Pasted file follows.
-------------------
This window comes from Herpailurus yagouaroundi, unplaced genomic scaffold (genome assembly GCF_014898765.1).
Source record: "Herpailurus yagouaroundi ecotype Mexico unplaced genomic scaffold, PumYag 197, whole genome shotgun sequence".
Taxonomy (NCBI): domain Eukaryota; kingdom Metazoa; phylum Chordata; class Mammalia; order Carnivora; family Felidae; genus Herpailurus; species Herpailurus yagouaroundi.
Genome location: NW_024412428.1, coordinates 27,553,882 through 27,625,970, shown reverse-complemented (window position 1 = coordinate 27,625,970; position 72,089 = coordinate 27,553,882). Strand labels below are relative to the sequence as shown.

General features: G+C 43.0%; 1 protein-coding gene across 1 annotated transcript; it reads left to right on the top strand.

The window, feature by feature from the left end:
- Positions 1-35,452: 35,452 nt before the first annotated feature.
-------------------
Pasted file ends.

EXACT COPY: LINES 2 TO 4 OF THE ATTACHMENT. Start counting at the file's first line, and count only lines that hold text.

Source record: "Herpailurus yagouaroundi ecotype Mexico unplaced genomic scaffold, PumYag 197, whole genome shotgun sequence".
Taxonomy (NCBI): domain Eukaryota; kingdom Metazoa; phylum Chordata; class Mammalia; order Carnivora; family Felidae; genus Herpailurus; species Herpailurus yagouaroundi.
Genome location: NW_024412428.1, coordinates 27,553,882 through 27,625,970, shown reverse-complemented (window position 1 = coordinate 27,625,970; position 72,089 = coordinate 27,553,882). Strand labels below are relative to the sequence as shown.